Bears in Tahoe

I walk beside blue water, edged with foam,
waves lapping on a shore necklaced with pines,
lined with wood cabins, boats with coloured sails.
The thin clear air has scents of wooded smoke,
and all around, the snow topped mountains rise
above the lake gleaming with golden haze.

The track winds downwards to a white sand beach,
beside the path there stands a yellow bin
bearing a metal plaque whose message is
‘Beware of Bears' then a more detailed warning,
that bears come downtown from the hills to forage
In litter bins outside hotels and homes.

What are they like, these hungry bears, I wondered,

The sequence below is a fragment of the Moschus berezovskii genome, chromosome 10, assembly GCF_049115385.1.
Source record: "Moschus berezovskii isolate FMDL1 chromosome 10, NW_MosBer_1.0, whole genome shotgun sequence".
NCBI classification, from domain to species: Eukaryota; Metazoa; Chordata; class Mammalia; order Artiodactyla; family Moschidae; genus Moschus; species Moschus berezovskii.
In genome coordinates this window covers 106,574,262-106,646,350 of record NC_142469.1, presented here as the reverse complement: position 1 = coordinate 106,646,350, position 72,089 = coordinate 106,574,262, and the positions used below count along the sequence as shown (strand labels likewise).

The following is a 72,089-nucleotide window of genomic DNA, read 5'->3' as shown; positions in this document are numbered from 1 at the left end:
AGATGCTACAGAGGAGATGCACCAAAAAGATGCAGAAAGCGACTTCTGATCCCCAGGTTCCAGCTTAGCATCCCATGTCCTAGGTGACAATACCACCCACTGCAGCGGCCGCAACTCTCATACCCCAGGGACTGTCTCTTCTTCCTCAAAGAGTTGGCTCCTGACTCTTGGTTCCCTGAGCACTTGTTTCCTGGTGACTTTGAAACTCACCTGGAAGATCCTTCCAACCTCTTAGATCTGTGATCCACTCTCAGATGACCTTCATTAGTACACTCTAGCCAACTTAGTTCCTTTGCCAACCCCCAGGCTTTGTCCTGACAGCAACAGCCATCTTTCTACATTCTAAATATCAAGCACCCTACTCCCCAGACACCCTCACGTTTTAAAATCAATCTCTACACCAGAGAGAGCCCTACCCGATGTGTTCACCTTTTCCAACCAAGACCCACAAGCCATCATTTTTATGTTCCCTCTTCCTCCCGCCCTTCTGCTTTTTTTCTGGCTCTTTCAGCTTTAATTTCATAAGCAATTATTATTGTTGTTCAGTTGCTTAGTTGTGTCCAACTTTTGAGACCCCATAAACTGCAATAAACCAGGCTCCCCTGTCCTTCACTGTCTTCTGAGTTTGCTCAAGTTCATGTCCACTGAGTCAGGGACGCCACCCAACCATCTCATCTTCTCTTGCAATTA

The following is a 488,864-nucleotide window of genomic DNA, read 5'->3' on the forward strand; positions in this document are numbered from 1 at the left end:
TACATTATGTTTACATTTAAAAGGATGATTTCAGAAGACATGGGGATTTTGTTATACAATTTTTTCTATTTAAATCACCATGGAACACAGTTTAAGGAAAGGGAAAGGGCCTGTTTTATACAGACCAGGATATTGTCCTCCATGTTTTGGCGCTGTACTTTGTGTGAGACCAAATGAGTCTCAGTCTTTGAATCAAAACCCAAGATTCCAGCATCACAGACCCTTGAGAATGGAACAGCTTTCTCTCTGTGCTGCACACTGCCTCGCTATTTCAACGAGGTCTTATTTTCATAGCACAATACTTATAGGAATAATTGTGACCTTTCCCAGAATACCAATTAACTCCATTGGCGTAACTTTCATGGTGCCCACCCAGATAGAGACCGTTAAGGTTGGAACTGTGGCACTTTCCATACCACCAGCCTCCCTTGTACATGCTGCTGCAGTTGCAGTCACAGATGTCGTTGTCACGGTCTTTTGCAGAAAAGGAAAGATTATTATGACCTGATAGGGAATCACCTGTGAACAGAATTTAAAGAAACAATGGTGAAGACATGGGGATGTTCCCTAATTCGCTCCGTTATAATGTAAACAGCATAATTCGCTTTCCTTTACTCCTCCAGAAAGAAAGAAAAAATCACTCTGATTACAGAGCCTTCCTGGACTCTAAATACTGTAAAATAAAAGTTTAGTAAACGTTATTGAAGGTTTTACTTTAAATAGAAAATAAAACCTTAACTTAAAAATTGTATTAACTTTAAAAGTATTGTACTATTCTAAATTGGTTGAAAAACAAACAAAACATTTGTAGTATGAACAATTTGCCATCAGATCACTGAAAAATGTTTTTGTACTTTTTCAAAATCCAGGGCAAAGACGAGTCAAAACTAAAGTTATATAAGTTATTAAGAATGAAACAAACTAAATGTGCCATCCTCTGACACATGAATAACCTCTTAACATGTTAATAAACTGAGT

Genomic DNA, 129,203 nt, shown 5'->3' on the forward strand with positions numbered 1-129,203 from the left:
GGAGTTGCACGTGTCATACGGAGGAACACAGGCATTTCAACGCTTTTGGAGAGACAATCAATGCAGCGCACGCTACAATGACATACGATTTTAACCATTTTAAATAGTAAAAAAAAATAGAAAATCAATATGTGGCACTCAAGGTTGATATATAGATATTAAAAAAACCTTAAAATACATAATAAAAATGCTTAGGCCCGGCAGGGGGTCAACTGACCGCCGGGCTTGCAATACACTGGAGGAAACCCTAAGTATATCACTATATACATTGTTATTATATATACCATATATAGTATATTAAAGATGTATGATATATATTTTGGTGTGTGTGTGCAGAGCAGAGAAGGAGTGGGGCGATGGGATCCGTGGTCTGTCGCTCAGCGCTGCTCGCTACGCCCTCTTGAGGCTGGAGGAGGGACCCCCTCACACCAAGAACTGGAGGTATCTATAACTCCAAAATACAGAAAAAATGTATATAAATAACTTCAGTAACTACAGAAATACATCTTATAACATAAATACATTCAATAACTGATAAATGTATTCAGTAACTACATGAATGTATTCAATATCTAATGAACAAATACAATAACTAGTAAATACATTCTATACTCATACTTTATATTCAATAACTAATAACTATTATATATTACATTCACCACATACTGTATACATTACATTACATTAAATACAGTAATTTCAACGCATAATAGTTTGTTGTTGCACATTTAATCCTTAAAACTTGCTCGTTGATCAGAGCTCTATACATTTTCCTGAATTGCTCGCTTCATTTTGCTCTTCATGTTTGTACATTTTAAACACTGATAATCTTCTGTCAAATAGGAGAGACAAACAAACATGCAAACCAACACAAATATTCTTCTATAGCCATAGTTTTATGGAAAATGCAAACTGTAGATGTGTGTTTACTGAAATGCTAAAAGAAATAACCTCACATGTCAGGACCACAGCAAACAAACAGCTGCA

are they cuddly and brown, like toy's for Christmas,
or Polar bears strayed far from frozen wastes,
even perhaps a long toothed grizzly, huge,
with dangerous claws and angry snarling mouth.
What would I say to a bear if I met one
on a Saturday morning in the High Street?
Do I say ‘Hello Mr. Bear!' while offering
a chunk of ciabetta saved from brunch?

Or would he fling his furry arms around me,
holding me tightly in a warm embrace,
while I am hoping that, being a town bear
he will eventually let me go, his nose and eye
caught by a bin crammed full of tastier morsels.

Sometimes, in my dreams, I return to Tahoe
looking for the bears.


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